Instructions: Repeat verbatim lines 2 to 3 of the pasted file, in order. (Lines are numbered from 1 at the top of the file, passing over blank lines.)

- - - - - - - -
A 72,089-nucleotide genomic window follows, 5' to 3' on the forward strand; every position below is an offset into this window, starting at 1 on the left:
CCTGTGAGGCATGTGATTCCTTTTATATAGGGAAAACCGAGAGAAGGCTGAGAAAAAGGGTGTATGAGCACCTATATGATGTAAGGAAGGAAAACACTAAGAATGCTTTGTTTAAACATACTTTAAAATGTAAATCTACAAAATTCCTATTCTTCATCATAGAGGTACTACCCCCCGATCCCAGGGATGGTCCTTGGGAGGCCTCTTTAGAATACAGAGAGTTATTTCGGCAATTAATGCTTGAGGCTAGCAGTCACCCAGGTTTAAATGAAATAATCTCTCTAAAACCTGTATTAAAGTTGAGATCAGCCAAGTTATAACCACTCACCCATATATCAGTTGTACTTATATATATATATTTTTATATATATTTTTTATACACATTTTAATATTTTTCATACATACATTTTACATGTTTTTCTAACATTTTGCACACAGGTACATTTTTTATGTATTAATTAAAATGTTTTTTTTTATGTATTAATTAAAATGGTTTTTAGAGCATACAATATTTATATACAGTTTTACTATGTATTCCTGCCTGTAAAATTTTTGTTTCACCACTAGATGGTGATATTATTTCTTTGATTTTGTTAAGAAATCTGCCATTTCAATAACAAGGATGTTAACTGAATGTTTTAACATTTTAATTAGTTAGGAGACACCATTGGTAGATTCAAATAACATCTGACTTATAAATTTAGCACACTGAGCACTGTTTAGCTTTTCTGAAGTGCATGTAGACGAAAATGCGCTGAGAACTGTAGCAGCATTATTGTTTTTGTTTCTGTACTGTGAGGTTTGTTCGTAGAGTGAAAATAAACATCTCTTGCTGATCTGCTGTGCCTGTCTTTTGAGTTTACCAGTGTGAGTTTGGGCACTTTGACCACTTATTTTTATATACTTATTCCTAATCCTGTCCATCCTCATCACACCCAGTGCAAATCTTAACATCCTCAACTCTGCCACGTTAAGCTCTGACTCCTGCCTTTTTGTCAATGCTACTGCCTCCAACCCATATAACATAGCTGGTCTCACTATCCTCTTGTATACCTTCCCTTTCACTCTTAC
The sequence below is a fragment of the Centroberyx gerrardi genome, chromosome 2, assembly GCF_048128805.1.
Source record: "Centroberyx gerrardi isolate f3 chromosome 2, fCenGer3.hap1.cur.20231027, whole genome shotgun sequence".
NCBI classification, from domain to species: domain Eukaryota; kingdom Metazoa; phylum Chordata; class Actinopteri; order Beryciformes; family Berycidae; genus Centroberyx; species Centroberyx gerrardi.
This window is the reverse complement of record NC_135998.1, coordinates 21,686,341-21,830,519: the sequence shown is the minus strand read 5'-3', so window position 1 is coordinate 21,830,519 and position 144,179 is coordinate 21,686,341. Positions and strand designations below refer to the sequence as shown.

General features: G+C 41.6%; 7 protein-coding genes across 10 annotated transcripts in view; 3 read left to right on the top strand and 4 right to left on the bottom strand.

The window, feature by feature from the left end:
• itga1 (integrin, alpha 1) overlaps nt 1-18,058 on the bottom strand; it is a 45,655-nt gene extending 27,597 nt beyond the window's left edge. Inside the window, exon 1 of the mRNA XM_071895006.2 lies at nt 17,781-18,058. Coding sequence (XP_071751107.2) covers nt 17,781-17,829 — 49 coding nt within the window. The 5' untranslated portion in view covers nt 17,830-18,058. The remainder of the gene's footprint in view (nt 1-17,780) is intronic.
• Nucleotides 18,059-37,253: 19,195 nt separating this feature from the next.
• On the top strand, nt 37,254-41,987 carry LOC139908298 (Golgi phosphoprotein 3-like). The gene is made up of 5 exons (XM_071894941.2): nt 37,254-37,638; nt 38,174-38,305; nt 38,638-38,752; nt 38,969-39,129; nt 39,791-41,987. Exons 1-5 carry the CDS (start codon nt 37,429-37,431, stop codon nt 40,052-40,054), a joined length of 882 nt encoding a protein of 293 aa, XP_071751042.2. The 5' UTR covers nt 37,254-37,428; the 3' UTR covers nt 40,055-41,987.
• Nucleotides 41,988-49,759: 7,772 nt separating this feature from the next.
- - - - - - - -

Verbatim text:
CCTGTGAGGCATGTGATTCCTTTTATATAGGGAAAACCGAGAGAAGGCTGAGAAAAAGGGTGTATGAGCACCTATATGATGTAAGGAAGGAAAACACTAAGAATGCTTTGTTTAAACATACTTTAAAATGTAAATCTACAAAATTCCTATTCTTCATCATAGAGGTACTACCCCCCGATCCCAGGGATGGTCCTTGGGAGGCCTCTTTAGAATACAGAGAGTTATTTCGGCAATTAATGCTTGAGGCTAGCAGTCACCCAGGTTTAAATGAAATAATCTCTCTAAAACCTGTATTAAAGTTGAGATCAGCCAAGTTATAACCACTCACCCATATATCAGTTGTACTTATATATATATATTTTTATATATATTTTTTATACACATTTTAATATTTTTCATACATACATTTTACATGTTTTTCTAACATTTTGCACACAGGTACATTTTTTATGTATTAATTAAAATGTTTTTTTTTATGTATTAATTAAAATGGTTTTTAGAGCATACAATATTTATATACAGTTTTACTATGTATTCCTGCCTGTAAAATTTTTGTTTCACCACTAGATGGTGATATTATTTCTTTGATTTTGTTAAGAAATCTGCCATTTCAATAACAAGGATGTTAACTGAATGTTTTAACATTTTAATTAGTTAGGAGACACCATTGGTAGATTCAAATAACATCTGACTTATAAATTTAGCACACTGAGCACTGTTTAGCTTTTCTGAAGTGCATGTAGACGAAAATGCGCTGAGAACTGTAGCAGCATTATTGTTTTTGTTTCTGTACTGTGAGGTTTGTTCGTAGAGTGAAAATAAACATCTCTTGCTGATCTGCTGTGCCTGTCTTTTGAGTTTACCAGTGTGAGTTTGGGCACTTTGACCACTTATTTTTATATACTTATTCCTAATCCTGTCCATCCTCATCACACCCAGTGCAAATCTTAACATCCTCAACTCTGCCACGTTAAGCTCTGACTCCTGCCTTTTTGTCAATGCTACTGCCTCCAACCCATATAACATAGCTGGTCTCACTATCCTCTTGTATACCTTCCCTTTCACTCTTAC
The sequence below is a fragment of the Centroberyx gerrardi genome, chromosome 2, assembly GCF_048128805.1.